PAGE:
Note: This requires VFP7.0 minimum and SOAP tool kit version 2.0 minimum. "http://www.microsoft.com/downloads/details.aspx?FamilyId=147ED727-0BE8-48A1-B1DA-D50B1EA582CB&displaylang=en"
In order to consume a Web service, you first need an actual web service. This following example assumes you have a web service. (This FAQ is based on a web service in Visual Studio .NET and it works like a DLL where there is no interface). All it does it takes two paramaters, one being a postal code (like a zip code in the US) and the second paramter is a delimeter, in order to be able to parse the answer. In Canada we have a web site run by the Federal government, that if you type-in the postal code, it will return the range of possible addresses, the street name, the city, province. We use this as a validation for our customer service agent to "verify the customer's authenticity". So we wrote a webservice that "sends" postal codes to this site and retrieves the requested information.
Once you have the path as to where the asmx file and the wsdl file (the actual web service files themselves), (the path has to be on a web server, not a regular server)you need to register it with VFP, in order to use it in an application. To register a web service, you go to tools->Intellisense Manager->Type->Webservices. The prompt will ask you for two values (ie. the name of the service, as in the code below the name is pcode2address, the actual web URL address, as in below "http://intranet/stgwebservices/pcode2address.asmx?wsdl", that points to the asmx and wsdl files.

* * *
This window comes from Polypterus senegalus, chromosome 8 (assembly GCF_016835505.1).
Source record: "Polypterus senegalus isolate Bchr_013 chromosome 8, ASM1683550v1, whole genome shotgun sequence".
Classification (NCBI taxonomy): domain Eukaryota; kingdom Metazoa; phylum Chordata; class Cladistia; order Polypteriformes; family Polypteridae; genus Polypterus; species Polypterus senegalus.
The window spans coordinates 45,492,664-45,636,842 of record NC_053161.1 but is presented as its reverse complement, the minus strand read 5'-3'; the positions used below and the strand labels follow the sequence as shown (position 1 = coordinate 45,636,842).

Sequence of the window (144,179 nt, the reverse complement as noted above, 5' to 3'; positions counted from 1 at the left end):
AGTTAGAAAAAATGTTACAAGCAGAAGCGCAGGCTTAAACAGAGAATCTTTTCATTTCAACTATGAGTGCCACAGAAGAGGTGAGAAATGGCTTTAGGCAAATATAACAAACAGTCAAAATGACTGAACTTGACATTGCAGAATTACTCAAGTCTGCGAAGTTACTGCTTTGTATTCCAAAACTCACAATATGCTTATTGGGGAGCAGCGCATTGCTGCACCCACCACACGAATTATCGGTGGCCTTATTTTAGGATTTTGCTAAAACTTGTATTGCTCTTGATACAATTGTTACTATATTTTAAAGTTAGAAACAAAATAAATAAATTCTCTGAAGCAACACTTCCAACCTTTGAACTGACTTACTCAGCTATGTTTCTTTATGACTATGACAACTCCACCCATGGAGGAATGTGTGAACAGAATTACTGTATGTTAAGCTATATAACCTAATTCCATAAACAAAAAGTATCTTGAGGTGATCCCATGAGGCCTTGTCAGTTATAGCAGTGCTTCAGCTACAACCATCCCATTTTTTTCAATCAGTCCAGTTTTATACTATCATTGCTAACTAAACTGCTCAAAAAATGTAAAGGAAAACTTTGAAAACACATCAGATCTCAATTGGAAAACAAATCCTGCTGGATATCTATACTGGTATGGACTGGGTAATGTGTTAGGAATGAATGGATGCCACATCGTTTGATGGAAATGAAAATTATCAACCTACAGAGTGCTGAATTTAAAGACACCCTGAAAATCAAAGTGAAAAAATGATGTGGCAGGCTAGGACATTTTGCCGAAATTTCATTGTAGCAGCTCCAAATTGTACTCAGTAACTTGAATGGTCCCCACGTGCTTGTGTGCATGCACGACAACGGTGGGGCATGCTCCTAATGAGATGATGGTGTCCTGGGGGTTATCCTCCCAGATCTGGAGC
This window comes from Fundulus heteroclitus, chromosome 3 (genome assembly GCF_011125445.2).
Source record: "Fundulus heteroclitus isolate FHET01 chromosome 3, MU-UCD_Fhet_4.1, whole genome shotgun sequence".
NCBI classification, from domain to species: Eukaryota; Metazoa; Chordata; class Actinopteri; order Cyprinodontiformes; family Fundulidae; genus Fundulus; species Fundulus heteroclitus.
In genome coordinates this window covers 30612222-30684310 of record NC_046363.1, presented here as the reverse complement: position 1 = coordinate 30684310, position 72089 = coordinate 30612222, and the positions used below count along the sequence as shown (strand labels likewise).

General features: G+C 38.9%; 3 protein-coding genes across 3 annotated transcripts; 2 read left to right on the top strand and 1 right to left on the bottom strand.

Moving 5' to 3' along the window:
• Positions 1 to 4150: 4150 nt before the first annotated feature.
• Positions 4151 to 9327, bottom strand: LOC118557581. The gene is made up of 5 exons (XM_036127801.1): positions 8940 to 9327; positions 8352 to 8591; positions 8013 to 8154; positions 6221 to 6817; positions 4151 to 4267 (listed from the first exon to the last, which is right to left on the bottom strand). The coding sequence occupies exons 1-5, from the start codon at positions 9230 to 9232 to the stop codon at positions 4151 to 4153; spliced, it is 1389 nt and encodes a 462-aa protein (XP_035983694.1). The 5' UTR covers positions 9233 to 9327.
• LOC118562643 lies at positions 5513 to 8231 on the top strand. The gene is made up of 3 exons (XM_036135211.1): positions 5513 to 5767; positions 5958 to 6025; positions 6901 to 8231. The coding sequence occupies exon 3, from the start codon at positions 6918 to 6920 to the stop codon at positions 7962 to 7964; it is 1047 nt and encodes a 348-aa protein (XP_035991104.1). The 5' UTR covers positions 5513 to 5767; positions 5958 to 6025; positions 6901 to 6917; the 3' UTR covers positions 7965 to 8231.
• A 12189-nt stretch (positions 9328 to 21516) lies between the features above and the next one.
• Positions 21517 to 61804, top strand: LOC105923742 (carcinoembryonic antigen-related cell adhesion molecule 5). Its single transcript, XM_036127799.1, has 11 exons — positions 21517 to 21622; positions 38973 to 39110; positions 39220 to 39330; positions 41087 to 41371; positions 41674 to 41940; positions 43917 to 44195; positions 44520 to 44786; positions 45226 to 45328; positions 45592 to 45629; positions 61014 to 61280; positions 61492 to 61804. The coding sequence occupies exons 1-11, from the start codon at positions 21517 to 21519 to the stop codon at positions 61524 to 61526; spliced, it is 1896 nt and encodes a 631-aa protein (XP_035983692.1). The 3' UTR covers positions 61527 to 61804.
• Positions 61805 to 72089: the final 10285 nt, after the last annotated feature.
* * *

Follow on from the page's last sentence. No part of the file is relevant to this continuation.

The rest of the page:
Once register, now you can used (in a similar fashion as a class or a DLL). But once registered Intellisense will actually produce the code for you to use to call the webservice. All you need to do is either create a program, or a function and type : LOCAL ow as After you hit the space bar after the 'as' intellisense kicks-in and show you the "class and services available". You select your services and VFP produces the rest of the code, like magic: